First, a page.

Since Our Lord's Ascension into Heaven took place 40 days after his Resurrection, we know that it happened on a Thursday, and Ascension Thursday has been a Holy Day of Obligation throughout the whole Catholic world. It is still a Holy Day for much of the world, but in the United States and Canada, many dioceses have transferred the celebration of this feast to Sunday, ostensibly to insure that more people participate in celebrating the day.
I have always thought that eliminating the Holy Day of Obligation waters down the special significance of Christ's Ascension.
The former treatise I made, O Theophilus, of all things which Jesus began to do and to teach, Until the day on which, giving commandments by the Holy Ghost to the apostles whom he had chosen, he was taken up. To whom also he shewed himself alive after his passion, by many proofs, for forty days appearing to them, and speaking of the kingdom of God. And eating together with them, he commanded them, that they should not depart from Jerusalem, but should wait for the promise of the Father, which you have heard (saith he) by my mouth. For John indeed baptized with water, but you shall be baptized with the Holy Ghost, not many days hence.
They therefore who were come together, asked him, saying: Lord, wilt thou at this time restore again the kingdom to Israel? But he said to them: It is not for you to know the times or moments, which the Father hath put in his own power: But you shall receive the power of the Holy Ghost coming upon you, and you shall be witnesses unto me in Jerusalem, and in all Judea, and Samaria, and even to the uttermost part of the earth. And when he had said these things, while they looked on, he was raised up: and a cloud received him out of their sight. And while they were beholding him going up to heaven, behold two men stood by them in white garments.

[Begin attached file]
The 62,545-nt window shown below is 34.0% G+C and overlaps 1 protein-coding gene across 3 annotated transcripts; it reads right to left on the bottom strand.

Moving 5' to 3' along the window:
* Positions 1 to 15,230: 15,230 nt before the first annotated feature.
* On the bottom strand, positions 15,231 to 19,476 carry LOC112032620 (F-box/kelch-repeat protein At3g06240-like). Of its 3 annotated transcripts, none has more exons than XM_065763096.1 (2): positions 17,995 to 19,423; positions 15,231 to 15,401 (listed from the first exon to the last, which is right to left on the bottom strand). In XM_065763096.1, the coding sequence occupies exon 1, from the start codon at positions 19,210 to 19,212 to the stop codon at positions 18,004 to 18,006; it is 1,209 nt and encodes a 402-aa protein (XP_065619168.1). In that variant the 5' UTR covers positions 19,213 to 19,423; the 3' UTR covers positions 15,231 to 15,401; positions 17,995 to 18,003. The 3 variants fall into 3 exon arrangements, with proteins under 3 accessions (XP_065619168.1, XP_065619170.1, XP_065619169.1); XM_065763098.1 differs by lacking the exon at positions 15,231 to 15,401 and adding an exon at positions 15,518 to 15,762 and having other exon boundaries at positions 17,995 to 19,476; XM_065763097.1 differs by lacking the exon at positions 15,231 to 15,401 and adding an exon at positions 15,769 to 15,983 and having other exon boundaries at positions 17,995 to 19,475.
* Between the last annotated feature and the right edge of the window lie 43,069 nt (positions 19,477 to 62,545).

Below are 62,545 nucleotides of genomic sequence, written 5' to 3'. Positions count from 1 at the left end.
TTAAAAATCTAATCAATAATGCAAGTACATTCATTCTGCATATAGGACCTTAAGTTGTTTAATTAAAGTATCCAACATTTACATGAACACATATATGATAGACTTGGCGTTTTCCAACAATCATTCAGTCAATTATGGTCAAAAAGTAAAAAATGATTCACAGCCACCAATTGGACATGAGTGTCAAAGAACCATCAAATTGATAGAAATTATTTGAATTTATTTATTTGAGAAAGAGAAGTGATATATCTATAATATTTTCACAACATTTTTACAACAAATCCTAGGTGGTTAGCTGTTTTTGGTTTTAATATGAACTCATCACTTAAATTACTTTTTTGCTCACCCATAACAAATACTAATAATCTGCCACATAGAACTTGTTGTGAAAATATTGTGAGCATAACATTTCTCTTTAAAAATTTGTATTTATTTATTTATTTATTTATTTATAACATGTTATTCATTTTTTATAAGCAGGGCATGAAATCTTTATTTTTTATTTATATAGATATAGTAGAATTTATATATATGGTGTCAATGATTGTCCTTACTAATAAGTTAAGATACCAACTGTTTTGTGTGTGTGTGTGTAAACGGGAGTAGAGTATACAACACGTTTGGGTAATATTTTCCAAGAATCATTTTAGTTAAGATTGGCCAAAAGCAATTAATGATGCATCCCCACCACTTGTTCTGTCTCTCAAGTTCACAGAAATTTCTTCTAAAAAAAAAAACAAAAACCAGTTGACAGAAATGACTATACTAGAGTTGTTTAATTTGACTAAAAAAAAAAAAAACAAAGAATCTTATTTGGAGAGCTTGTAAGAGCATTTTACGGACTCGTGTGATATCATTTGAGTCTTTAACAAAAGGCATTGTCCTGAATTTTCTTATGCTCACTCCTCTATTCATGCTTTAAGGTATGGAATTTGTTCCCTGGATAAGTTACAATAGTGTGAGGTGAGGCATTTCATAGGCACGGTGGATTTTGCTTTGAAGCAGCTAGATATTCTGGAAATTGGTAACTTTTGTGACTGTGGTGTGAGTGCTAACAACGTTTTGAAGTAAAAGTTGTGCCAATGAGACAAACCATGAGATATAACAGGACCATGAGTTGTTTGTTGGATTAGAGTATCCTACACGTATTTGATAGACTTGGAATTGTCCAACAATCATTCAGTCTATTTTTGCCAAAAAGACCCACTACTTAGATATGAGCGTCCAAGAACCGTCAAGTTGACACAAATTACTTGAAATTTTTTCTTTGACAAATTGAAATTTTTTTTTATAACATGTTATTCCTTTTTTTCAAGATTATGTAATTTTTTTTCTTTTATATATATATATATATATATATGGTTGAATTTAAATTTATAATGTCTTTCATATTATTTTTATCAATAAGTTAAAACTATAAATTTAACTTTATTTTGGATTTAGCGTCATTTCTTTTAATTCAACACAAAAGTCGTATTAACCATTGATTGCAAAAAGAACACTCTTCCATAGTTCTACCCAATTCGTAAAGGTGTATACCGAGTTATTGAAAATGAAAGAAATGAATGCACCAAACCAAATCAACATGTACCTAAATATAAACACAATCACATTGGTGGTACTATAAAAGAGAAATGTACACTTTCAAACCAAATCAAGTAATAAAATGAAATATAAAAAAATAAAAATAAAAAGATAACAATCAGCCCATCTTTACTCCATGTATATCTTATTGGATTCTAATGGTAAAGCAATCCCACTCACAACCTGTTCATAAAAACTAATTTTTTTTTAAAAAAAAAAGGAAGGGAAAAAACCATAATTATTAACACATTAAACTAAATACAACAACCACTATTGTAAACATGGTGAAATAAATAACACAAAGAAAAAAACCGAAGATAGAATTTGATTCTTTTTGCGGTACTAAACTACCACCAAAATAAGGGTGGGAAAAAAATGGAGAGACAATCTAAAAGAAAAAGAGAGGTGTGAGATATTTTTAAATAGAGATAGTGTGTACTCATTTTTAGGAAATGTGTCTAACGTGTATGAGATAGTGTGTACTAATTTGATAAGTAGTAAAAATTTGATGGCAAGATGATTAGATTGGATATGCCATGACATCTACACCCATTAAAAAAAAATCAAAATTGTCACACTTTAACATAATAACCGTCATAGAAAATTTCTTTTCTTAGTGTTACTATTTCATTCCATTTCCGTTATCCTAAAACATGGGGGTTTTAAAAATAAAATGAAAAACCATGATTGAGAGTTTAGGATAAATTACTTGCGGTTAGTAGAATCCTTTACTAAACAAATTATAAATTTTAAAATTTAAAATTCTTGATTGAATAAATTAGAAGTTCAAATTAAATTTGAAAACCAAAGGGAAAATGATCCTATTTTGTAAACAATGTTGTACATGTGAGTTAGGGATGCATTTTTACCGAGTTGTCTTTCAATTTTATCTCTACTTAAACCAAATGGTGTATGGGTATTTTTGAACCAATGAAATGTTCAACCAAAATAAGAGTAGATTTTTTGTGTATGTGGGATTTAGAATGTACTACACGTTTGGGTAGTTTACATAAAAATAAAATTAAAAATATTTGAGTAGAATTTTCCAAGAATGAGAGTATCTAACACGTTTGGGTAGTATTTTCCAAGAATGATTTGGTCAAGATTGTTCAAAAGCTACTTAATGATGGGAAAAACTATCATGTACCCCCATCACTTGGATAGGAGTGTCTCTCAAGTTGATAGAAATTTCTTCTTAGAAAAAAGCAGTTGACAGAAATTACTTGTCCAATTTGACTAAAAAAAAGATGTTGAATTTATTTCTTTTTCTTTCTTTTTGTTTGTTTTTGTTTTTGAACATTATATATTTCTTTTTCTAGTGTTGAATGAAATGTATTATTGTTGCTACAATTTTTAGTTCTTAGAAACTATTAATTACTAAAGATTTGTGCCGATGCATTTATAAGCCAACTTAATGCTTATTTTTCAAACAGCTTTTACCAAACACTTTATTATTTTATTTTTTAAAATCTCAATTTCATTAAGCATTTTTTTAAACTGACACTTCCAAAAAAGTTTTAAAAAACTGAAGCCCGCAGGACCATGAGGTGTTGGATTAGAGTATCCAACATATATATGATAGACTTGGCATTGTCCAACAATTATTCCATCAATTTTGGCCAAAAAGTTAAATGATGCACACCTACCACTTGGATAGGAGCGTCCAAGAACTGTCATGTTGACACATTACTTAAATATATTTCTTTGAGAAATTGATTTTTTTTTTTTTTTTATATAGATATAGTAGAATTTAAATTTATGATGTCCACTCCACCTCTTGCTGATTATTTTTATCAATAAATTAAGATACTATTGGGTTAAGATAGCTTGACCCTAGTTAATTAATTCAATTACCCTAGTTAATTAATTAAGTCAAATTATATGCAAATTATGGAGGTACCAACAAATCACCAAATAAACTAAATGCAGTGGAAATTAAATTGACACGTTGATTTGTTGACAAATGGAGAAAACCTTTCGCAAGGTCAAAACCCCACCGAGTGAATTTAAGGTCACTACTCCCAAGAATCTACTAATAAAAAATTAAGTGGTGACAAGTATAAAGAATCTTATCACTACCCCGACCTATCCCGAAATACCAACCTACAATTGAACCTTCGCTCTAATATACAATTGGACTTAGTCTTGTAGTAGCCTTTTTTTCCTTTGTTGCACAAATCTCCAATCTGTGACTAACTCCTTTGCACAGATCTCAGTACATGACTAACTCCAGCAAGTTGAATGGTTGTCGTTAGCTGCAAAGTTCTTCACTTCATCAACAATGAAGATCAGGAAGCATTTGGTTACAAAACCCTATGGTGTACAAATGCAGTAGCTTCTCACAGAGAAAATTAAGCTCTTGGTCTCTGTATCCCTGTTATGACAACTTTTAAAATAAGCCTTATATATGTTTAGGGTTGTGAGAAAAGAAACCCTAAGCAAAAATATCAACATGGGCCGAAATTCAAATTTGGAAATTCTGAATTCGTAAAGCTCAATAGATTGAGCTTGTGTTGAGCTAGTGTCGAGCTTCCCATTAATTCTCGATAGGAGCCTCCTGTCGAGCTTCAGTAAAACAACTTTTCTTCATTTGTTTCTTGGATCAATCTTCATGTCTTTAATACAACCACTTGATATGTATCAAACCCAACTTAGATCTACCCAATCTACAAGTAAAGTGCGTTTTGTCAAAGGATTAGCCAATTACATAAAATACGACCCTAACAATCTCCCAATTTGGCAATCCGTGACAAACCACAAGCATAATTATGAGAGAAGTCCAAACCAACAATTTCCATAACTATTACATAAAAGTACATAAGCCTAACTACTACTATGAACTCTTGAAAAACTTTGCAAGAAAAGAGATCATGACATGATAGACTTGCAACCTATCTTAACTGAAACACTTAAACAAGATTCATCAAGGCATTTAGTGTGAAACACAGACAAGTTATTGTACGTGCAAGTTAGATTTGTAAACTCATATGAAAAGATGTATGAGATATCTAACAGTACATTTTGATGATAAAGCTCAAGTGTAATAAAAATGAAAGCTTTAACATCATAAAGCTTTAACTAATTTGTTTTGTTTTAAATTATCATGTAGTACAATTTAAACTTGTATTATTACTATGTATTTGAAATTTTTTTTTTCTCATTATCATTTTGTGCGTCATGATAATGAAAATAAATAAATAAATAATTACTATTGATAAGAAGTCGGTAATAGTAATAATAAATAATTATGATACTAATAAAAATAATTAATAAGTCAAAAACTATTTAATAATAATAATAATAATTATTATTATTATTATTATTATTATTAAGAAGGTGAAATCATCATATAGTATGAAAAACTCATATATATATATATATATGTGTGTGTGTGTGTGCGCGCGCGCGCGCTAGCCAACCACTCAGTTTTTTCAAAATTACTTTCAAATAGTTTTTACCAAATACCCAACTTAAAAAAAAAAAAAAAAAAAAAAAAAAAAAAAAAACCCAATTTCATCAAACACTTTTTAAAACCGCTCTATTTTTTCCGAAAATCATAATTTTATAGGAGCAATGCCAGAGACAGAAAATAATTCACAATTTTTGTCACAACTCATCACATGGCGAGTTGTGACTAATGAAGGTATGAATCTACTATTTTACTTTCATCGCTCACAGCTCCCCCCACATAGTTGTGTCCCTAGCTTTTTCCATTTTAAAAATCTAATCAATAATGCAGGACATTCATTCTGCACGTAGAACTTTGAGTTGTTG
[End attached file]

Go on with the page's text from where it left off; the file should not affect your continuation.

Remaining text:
Who also said: Ye men of Galilee, why stand you looking up to heaven? This Jesus who is taken up from you into heaven, shall so come, as you have seen him going into heaven.
A conservative journal of social, cultural, and ecclesiatical affairs grounded in a realistic Catholic Christian worldview. It is my hope that this site will be a reflection of Christ,the teachings of His Holy Church, and of the basic vision of a Christian social morality.